, but which base does it use?

```
math.log(10)
```

```
2.302585092994046
```

```
math.log(e)
```

```
1.0
```

Evaluating these two expressions reveals that “log()” is the *natural logarithm*, base \(e\);

what mathematicians usually call “\(\ln\)”.

## 1.14. Exercises#

### Exercise A#

It is time to explore: try to find the base 10 logarithm.

A big hint: look at the following, which is yet another logarithm; one of particular interest in computer science.

```
math.log2(64)
```

```
6.0
```

### Powers and roots#

A square root can of course be computed using the 1/2 power, as with

```
16**0.5
```

```
4.0
```

but this function is important enough to have a named form provided by module `math`

:

```
math.sqrt(2)
```

```
1.4142135623730951
```

### Exercise B#

Here is a *wrong* way to use the exponential notation in an attempt to compute a square root: explain what goes wrong!

```
16**1/2
```

```
8.0
```

### Exercise C: Devising, evaluating and modifying formulas in Python#

It is time to practice with creating basic Python commands for mathematical expressions.

a) With the above information, warnings and examples in mind, evaluate \(\displaystyle \frac{1 + \sqrt{2}}{2 \pi}.\) (The correct answer is 0.384…)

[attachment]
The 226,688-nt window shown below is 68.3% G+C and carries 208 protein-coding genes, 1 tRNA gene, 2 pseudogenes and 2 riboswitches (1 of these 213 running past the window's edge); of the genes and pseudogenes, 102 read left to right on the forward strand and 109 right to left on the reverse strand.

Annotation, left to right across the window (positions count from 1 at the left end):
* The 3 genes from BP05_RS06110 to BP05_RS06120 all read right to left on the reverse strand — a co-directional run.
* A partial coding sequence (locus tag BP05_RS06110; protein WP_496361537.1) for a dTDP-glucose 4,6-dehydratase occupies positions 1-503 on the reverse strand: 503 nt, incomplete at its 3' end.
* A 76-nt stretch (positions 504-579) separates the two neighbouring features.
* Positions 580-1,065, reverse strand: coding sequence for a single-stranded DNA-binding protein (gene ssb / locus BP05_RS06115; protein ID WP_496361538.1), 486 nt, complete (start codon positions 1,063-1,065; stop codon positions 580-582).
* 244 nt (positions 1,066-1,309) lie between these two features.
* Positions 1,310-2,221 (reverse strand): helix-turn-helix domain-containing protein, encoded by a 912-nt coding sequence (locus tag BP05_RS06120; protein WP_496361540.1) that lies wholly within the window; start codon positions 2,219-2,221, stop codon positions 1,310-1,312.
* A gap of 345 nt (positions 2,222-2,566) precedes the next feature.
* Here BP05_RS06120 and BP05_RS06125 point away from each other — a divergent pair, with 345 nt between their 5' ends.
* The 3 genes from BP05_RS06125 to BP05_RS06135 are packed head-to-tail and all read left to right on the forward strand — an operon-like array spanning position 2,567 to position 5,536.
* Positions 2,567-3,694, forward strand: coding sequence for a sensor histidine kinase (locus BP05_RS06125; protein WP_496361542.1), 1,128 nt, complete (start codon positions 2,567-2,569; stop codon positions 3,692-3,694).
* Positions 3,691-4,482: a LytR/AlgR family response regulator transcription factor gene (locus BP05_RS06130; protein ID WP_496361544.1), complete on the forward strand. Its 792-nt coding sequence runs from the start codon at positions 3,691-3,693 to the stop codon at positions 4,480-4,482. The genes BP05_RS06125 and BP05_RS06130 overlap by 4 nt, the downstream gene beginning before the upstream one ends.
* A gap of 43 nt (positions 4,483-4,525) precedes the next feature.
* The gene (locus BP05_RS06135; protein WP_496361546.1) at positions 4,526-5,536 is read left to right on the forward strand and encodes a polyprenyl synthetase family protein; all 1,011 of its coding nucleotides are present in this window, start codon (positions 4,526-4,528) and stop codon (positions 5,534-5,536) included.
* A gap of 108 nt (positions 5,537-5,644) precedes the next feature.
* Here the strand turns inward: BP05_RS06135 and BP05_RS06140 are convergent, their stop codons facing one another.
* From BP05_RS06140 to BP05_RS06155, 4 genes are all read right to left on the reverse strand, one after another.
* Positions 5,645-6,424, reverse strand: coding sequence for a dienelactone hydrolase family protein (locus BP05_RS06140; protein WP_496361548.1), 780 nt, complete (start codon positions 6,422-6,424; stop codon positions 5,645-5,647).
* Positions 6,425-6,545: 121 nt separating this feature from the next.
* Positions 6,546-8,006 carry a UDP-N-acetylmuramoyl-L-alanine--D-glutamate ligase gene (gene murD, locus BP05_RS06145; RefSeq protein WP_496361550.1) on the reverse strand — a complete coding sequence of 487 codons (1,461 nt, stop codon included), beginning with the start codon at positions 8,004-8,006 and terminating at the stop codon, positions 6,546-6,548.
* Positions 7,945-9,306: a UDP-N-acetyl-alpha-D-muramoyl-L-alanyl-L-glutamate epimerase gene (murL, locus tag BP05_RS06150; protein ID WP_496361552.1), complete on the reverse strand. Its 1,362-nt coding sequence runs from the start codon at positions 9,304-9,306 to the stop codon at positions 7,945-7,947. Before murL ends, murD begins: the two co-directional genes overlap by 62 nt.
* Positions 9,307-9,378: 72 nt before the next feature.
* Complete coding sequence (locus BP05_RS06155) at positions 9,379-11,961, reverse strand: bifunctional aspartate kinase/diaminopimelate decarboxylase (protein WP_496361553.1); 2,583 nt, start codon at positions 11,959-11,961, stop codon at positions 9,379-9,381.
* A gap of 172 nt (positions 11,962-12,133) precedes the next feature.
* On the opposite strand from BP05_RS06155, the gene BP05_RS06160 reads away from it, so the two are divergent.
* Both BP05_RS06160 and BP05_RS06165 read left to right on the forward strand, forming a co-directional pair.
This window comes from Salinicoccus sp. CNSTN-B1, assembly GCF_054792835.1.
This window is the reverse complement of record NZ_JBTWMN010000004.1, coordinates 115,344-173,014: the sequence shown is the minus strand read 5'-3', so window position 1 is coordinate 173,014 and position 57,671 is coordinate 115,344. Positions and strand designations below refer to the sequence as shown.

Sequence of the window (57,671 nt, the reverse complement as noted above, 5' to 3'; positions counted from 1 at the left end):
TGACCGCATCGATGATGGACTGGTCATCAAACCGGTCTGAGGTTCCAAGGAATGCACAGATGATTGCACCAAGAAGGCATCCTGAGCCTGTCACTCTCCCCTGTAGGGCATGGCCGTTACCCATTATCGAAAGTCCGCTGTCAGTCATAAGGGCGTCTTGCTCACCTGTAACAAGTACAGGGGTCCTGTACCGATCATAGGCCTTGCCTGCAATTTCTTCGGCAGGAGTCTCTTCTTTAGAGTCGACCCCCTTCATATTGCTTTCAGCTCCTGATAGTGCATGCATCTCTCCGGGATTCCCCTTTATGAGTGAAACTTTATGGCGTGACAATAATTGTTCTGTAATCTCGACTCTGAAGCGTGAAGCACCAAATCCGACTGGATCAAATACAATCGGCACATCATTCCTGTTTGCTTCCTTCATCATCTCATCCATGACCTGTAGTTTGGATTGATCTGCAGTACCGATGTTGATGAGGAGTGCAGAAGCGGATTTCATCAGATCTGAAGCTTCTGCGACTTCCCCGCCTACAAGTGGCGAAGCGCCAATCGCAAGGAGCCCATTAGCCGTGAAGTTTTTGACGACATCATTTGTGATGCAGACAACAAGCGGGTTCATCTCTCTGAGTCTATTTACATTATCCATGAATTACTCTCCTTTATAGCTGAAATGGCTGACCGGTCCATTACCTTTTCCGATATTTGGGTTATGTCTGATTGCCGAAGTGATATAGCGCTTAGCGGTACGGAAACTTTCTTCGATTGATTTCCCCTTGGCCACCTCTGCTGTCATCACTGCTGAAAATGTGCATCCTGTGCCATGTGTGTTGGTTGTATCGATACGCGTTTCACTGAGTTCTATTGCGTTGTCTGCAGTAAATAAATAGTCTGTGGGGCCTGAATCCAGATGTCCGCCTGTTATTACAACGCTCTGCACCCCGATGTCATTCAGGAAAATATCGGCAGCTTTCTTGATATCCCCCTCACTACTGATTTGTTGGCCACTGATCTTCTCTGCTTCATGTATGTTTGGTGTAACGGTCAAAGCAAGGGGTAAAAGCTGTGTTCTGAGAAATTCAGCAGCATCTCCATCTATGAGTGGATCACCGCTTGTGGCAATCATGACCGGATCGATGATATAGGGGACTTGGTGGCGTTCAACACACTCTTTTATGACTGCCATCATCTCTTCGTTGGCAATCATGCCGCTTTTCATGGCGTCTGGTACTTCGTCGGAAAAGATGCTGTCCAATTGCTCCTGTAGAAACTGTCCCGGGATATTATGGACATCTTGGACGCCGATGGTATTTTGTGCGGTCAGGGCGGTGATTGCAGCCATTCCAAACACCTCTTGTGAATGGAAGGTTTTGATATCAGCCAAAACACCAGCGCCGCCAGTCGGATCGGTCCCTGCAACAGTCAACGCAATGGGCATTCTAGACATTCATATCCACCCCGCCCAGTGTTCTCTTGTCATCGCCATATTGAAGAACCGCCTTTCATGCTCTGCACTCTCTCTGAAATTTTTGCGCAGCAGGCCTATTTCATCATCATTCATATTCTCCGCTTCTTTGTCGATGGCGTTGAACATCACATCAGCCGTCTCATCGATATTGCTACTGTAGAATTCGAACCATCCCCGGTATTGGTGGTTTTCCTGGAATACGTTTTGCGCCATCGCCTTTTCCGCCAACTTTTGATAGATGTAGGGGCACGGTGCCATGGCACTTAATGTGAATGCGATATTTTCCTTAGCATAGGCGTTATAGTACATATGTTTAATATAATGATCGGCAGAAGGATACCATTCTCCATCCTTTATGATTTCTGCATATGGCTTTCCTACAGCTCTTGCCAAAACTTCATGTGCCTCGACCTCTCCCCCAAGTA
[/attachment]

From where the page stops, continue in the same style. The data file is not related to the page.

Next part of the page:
b) [If using Spyder/IPython,] explore IPython’s command history and editing features, and use these to evaluate \(\displaystyle \frac{1 - \sqrt{2}}{2 \pi}\)
by modifying the previous formula, *without* typing the entire new expression from scratch.

### Exercise D: Putting this work into a file, and submitting for feedback#

Put your work so far into a Jupyter notebook.

For Exercises A and B, put your verbal answers into Markdown cells in the notbook.

For Exercise C, it is also worth adding some verbal explanation (again in a Markdown cell) along with the Python code and its output.

Then submit that notebook file; if using OAKS, submit it to the dropbox for this section.

**Reminder: The goal is mastery (not partial credit)**

I expect you to ask questions about how to do these tasks, but trying hands-on first is the best way to start; I will always give feedback and the opportunity to revise and perfect your work; the goal is working towards mastery of each topic.